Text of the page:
Almost one-third of Yemen’s 23 million people do not have enough food, and social unrest in the country is making it difficult for aid groups to reach those in need, Valerie Amos, U.N. under-secretary-general for humanitarian affairs and emergency relief coordinator, said on Monday, Reuters reports.
Health In Emergency Situations/Humanitarian Assistance
Also In Global Health News: Aid Group In Darfur; Future Of Aid In Afghanistan; USAID Donation In Ghana; Earthquake In Myanmar; HIV/AIDS In Mauritania
After Concerns Of ForcedÂ Shutdown,Â AidÂ Group In Darfur Allowed To Resume Food Distribution The aid agency Catholic Relief Services “has been allowed to resume distribution of food in West Darfur, narrowly averting a shutdown of the programme” that would have potentially cut off 400,000 people from food rations, Reuters reports (Babington, 3/29).…
A new report examines how new technologies, including digital mapping, can influence emergency relief work and says technology will not be able to fully transform humanitarian aid without “better coordination and communication between digital volunteers and veteran agencies in the relief field, like the United Nations and the Red Cross,” the New York Times reports (Lohr, 3/28).
Up to one million people in Cote d’Ivoire have fled escalating violence in the city of Abidjan, Melissa Fleming, a spokesperson for the U.N. High Commissioner for Refugees (UNHCR), said at a news briefing in Geneva on Friday, Reuters reports.
U.N. Secretary-General Calls For Countries To Assess Global Nuclear Safety In Light Of Japan Reactor Crisis
In light of the situation in Japan “where an earthquake and tsunami crippled an aging atomic power station,” U.N. Secretary-General Ban Ki-moon on Friday said international nuclear safety standards should be reassessed, Reuters reports.
Main Take-Aways From GHME: Reflections on last week’s Global Health Metrics & Evaluation (GHME) conference in Seattle, Washington appeared in several blogs and a Lancet column: Lancet: Offline: Where was Europe? (Horton, 3/26) Karen Grepin’s “Global Health Blog”: A trip to the inside of the Global Health Sausage Factory (3/22)…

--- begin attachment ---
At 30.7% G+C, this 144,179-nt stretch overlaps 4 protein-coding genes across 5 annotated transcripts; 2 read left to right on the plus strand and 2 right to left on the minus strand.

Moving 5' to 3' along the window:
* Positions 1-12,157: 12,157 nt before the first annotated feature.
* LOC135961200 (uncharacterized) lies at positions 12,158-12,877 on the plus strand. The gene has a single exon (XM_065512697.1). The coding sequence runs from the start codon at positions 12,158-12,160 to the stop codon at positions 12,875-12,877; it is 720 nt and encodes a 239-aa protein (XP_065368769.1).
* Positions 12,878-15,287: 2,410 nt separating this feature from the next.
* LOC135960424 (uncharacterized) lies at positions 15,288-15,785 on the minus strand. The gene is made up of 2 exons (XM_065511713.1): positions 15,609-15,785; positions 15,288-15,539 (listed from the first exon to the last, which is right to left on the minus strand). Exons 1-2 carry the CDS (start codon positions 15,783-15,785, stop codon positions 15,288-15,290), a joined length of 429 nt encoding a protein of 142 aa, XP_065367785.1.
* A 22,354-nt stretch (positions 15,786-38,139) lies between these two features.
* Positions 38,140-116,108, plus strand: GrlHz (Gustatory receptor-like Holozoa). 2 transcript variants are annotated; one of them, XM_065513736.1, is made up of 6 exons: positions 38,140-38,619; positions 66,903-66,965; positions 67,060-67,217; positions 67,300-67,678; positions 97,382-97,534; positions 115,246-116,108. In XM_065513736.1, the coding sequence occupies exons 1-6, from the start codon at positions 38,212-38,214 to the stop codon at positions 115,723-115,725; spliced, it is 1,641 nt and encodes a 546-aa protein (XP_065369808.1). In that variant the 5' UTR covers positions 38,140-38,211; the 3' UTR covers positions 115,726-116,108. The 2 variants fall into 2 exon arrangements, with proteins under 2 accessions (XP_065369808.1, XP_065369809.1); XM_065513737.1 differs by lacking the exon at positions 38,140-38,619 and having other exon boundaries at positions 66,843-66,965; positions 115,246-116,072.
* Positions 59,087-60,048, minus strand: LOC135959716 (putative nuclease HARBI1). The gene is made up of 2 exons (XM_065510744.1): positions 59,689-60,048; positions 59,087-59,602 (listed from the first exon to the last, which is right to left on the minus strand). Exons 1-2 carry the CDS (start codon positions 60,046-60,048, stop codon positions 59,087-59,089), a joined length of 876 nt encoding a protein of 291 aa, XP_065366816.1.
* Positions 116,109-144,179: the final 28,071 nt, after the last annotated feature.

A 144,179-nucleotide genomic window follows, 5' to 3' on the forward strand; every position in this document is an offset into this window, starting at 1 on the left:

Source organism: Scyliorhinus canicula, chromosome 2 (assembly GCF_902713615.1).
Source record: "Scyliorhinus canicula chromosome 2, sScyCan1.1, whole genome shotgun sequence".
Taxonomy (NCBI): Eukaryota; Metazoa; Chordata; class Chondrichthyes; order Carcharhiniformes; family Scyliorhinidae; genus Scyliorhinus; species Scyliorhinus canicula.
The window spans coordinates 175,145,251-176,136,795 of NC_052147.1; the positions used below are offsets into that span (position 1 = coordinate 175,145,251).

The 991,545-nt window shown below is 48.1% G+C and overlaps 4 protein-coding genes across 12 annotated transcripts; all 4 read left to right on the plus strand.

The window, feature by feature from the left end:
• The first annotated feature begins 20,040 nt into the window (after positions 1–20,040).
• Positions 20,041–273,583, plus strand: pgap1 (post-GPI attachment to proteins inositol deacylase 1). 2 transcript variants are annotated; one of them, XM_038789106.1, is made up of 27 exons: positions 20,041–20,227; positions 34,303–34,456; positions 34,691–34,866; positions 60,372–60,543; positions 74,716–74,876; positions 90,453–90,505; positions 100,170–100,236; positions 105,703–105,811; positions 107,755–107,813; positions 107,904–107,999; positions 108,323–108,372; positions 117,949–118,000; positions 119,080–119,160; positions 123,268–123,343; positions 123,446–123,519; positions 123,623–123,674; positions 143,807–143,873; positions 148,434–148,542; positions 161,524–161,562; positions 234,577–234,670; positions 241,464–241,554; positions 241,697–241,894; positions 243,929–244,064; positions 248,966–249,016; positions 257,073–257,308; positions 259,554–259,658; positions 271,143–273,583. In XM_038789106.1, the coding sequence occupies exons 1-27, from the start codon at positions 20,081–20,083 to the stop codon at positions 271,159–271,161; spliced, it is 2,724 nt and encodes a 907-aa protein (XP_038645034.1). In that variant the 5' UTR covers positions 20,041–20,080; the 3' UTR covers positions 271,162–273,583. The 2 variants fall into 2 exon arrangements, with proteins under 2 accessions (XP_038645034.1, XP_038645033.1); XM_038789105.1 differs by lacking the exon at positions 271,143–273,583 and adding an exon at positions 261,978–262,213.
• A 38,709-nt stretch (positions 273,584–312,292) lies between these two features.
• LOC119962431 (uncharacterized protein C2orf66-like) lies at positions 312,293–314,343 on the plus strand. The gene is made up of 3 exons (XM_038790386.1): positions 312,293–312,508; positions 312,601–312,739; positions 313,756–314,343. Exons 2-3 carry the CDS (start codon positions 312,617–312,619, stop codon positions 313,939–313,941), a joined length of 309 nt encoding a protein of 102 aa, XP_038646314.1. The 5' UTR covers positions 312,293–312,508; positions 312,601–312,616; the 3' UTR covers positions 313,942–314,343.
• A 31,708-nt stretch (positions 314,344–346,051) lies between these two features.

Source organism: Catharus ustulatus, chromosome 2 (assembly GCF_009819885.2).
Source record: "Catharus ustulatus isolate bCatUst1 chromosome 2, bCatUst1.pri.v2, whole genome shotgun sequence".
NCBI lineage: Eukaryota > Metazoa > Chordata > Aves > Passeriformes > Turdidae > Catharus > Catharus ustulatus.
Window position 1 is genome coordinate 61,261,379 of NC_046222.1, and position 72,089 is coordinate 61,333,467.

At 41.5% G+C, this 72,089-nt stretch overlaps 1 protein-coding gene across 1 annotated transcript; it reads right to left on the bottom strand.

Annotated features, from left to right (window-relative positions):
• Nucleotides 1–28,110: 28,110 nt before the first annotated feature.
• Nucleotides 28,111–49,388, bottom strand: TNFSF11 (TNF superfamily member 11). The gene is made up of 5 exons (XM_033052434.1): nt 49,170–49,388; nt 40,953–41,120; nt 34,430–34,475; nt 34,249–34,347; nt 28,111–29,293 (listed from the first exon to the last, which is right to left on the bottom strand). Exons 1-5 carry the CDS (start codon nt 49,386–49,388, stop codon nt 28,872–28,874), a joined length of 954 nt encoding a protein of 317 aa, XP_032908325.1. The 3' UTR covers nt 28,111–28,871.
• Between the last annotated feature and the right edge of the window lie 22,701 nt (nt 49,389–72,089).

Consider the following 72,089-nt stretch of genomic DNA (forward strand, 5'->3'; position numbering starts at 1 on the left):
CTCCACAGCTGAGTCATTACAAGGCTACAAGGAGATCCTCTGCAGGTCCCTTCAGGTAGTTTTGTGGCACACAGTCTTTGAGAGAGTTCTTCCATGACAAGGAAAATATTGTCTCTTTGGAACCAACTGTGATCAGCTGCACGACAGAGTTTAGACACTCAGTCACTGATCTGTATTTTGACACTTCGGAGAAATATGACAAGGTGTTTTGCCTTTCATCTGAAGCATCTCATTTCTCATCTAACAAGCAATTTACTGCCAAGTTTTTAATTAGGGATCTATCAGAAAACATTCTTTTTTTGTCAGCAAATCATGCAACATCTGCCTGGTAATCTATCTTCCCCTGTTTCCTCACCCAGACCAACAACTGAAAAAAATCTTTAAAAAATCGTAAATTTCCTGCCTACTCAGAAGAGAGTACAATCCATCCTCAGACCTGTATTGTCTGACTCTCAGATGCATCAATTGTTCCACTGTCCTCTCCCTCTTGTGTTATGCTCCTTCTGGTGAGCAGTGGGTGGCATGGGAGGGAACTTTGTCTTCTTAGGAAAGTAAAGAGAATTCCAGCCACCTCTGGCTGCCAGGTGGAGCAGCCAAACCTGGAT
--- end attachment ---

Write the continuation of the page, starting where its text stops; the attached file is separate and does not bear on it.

Countries worldwide on Thursday banned or limited food imports from Japan, as radioactive steam continued to leak from the Fukushima nuclear plant damaged by the March 11 earthquake and tsunami, Agence France-Presse reports.
According to a report published in the Lancet (.pdf) on Tuesday, Japan’s medical and aid response to the earthquake and tsunami is being challenged by “the sheer scale of the devastation, widespread damage to supply routes and concerns about radiation leaks from a stricken nuclear power plant” (McCurry, 3/22).
Also In Global Health News: Cancer In Developing Countries; Preventing Deaths From Diarrhea; Food, Drug, Medical Personnel Shortages In Libya; Benefits Of Electronic Health Records In Kenya
Scientific American Features Q&A With Paul Farmer On Rise Of Cancer In Developing Countries Scientific American this month features a Q&A with Harvard medical anthropologist Paul Farmer, who cofounded the group Partners In Health, on the rise of cancer in developing countries. According to the magazine, last October, Farmer “and…
Japanese officials plan to measure radiation levels in the ocean beyond the country’s borders on Tuesday and Wednesday, the International Atomic Energy Agency said, CNN reports.